Esther and I take seats off to the side for a few minutes. She tells me about Louis and about their life together. She then turns to his nurse, who has been adjusting equipment on the other side of the bed. “He seems sleepy. Are the painkillers making him that way?”
“Oxycodone can cause drowsiness, but we have also stopped the meds that have been keeping up his blood pressure, among other things. Louis is now entering the phase of active dying; his body systems are shutting down and he will become quieter. He appears comfortable, and we will keep him that way. He seems very clear of mind—unusually so for this stage.”
“Oh, you should see him when he is well—he has as sharp a mind as you will ever see.”
Esther and I turn back toward each other. “What makes this so hard is that our son, who we live with, was recently diagnosed with terminal liver cancer. He is only 40! This is all just happening so quickly …”
“I’m sorry. That is so hard, and you have had so little time to process things since Louis collapsed.”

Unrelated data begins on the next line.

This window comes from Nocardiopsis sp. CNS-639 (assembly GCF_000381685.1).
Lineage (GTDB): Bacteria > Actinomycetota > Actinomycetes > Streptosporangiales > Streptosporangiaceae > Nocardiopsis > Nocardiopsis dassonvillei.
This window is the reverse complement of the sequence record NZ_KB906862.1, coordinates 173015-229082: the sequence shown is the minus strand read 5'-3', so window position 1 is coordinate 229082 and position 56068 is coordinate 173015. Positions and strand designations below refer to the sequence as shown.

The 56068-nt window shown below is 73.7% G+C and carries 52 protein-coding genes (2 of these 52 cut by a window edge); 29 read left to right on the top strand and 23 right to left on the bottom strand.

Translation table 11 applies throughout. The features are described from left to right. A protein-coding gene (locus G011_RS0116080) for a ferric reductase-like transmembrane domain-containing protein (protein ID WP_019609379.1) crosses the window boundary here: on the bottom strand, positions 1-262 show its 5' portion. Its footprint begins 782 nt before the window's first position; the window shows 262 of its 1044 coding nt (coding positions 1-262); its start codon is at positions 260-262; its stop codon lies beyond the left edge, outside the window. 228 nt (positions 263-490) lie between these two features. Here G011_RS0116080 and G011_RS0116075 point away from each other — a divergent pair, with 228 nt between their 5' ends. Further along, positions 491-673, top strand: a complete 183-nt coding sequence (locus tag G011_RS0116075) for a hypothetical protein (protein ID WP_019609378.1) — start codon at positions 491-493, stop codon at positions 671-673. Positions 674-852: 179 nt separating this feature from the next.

“Now we are having conversations that we probably should have had years ago. He’s had health issues for a while, but I didn’t expect this. I just don’t understand why he seems to have lost the will to live.”
“From everything you have told me, and what I have seen myself, Louis is a very strong-willed man.”
“He certainly is … very much so.” After a long pause, Esther continues. “Maybe his body just won’t let him keep going. Louis always says he doesn’t understand why people make such a big deal out of dying, when we know we are just going to a better place. That’s what he believes … and I believe that, too, that’s our faith.”